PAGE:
Effect on lactation
Underwire bras, like other constrictive garments, may contribute to clogged milk ducts in lactating women. Fluctuating breast size during pregnancy poses another problem. Because underwire bras are rigid, they do not easily accommodate changes in breast size, and an ill-fitting bra that does not support the breasts correctly can cause discomfort and pain. For several days after a mastectomy, or as long as the breast is tender, a woman is advised not to use an underwire bra.
Use of an automated external defibrillator on a patient in a metal underwire bra can cause burns, and the bra should be removed by the first responder before the AED is applied. In their 2007 season, the television program MythBusters tested the possibility of burns resulting from using a defibrillator on a patient who is using an underwire bra, and concluded that while it is possible, it is not likely unless the metal underwire is exposed and paddles of the defibrillator are very close to it.
A medical report documented that wearing an underwire bras in the Tropics, specifically East Africa, can lead to severe furuncular myiasis of the breast caused by the Tumbu fly. The eggs and larvae from this fly are deposited in clothing, especially along the length of the metal wires of an underwire bra, and can only killed by applying heat thorough ironing. It is almost impossible when ironing a traditional underwire bra to achieve the required heat to kill the larvae deposited along the underwire.
The United States Transportation Security Administration recommends that women do not wear underwire bras because they can set off metal detectors. Though most women travelers wear them without any problem, it can depend on the material of the underwire.
On Sunday, 24 August 2008, film maker Nancy Kates set off a metal detector during security screening. She objected when the agent attempted to pat-down her breasts. She said she told the agent, “‘You can’t treat me as a criminal for wearing a bra.” A TSA supervisor told her she had to either submit to the pat-down search in a private room or not fly. Kates offered to take off her bra, which the TSA accepted. She went to the restroom, removed her bra, and walked through the airport and security screening braless. She said that a supervisor told her that underwire bras were the leading cause of metal detector false alarms.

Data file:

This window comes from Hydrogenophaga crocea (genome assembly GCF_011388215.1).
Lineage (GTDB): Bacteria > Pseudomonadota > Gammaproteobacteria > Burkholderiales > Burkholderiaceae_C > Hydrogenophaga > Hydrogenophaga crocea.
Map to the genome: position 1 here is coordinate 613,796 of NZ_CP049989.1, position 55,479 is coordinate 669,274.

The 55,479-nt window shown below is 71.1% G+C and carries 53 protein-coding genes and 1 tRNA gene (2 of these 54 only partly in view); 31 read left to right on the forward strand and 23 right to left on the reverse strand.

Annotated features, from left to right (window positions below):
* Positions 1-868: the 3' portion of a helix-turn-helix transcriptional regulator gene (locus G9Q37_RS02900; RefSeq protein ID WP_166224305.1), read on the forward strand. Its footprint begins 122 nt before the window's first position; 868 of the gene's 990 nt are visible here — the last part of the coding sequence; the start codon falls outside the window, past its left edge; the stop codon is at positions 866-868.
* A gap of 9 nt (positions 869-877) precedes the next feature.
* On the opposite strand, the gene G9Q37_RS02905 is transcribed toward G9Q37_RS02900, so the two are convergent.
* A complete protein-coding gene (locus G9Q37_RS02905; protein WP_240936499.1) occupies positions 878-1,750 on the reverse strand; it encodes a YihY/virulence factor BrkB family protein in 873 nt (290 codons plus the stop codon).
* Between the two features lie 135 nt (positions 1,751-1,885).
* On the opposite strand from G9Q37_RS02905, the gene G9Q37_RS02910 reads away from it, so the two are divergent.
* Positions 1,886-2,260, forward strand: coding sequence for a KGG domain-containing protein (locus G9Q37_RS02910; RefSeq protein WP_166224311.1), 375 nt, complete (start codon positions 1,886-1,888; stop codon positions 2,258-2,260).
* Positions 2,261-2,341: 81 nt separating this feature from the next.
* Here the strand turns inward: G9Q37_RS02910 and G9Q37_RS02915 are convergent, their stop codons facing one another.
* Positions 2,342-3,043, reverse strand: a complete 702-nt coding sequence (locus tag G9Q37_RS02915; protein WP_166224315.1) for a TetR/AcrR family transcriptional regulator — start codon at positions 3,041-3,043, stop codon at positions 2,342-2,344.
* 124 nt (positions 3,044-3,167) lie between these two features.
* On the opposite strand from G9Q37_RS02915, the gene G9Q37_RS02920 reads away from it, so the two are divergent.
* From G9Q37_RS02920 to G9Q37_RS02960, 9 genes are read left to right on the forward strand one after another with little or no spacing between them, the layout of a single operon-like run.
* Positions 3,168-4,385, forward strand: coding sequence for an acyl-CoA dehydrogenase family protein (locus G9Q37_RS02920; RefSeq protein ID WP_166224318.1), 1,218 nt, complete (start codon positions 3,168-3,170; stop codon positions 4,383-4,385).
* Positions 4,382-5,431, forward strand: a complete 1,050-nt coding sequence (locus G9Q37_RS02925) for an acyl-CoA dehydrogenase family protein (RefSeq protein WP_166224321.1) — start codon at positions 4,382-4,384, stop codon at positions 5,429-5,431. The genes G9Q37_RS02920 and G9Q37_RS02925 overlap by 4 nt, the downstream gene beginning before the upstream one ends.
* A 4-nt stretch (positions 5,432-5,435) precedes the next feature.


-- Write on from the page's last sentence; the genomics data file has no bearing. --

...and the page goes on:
In August 2010, cancer survivor Cathy Bossi, an on-duty flight attendant for U.S. Airways, was passing through security screening at Charlotte Douglas International Airport on the way to her next flight. Due to the radiation involved, she reluctantly passed through a full-body scanner. “The T.S.A. Agent told me to put my I.D. on my back,” she said. “When I got out of there the agent said because my I.D. was on my back, I had to go to a personal screening area.” During what she described as an “aggressive” pat-down search, security screening personnel forced her to remove and show her prosthetic breast. Their action violated TSA guidelines, which state that agents do not need to touch or inspect a mastectomy prosthetic.
In October, 2010, CNN employee Rosemary Fitzpatrick was subject to a personal search after her underwire bra set off a metal detector. The TSA security official applied an invasive “hand-sliding inspection” during which she “ran her hands around her breasts, over her stomach, buttocks and her inner thighs, and even touched her most private areas. Fitzpatrick said that she cried during the experience. “I felt helpless, I felt violated, and I felt humiliated.”
In response, Triumph International, a Swiss company, launched what it called a “Frequent Flyer Bra” in late 2001. The bra uses metal-free clasps and underwires made of resin instead of metal that are guaranteed to not set off metal detectors. The bras were not available in the United States, and in 2004 a Canadian spokeswoman did not know whether they were still manufactured.
Correctional facility rules
Some correctional facilities, like San Quentin State Prison, require visitors to either cut their bras and remove the underwire, or temporarily use a soft cup bra provided by the institution before being granted entry. The result can be embarrassment and consternation for unsuspecting visitors.Other facilities require women to remove their underwire bras in a bathroom, pass through the metal detector, and return to the bathroom to put their bras back on.
In June 2010, attorney Britney Horstman was barred from visiting her client in the Federal Detention Center at Miami, Florida when her underwire bra set off the metal detector. Although she reminded guards of a detention center memo that permitted female attorneys visiting clients to wear an underwire bra, the guard refused her entry. That memo existed as a result of an agreement negotiated by the Federal Public Defender’s Office, which represents inmates held at the institution before trial. That agreement allows female lawyers entry if her underwire bra is detected by a metal-detecting wand. Horstman removed her bra in a bathroom and returned to the security checkpoint braless, but was then turned away because she did not meet the facility’s dress code. Horstman had previously worn an underwire bra into the facility without problems. Warden Linda McGrew later promised the incident would not happen again.
Accidents and attacks
There have been several cases where the underwire from a bra has helped deflect bullets or other objects, saving the wearer’s life. In 1996, the underwire of a girl’s bra helped save her life when she was impaled on a railing and, according to hospital personnel, the underwire from her bra probably helped deflect the spike from her heart. There have been multiple incidents where bullets were deflected by the underwire of a woman’s bra, either keeping her entirely from harm, or directing the bullet away from the heart to another part of the body. One such incident occurred in 2004 when a stray bullet shot by a member of the Ghetto Boys hit the narrow metal wire in Helen Kelly’s bra and was deflected away from her heart. In 2008, a robbery victim was saved from being stabbed in the chest when the attacker’s knife was caught and deflected by the underwire of her bra.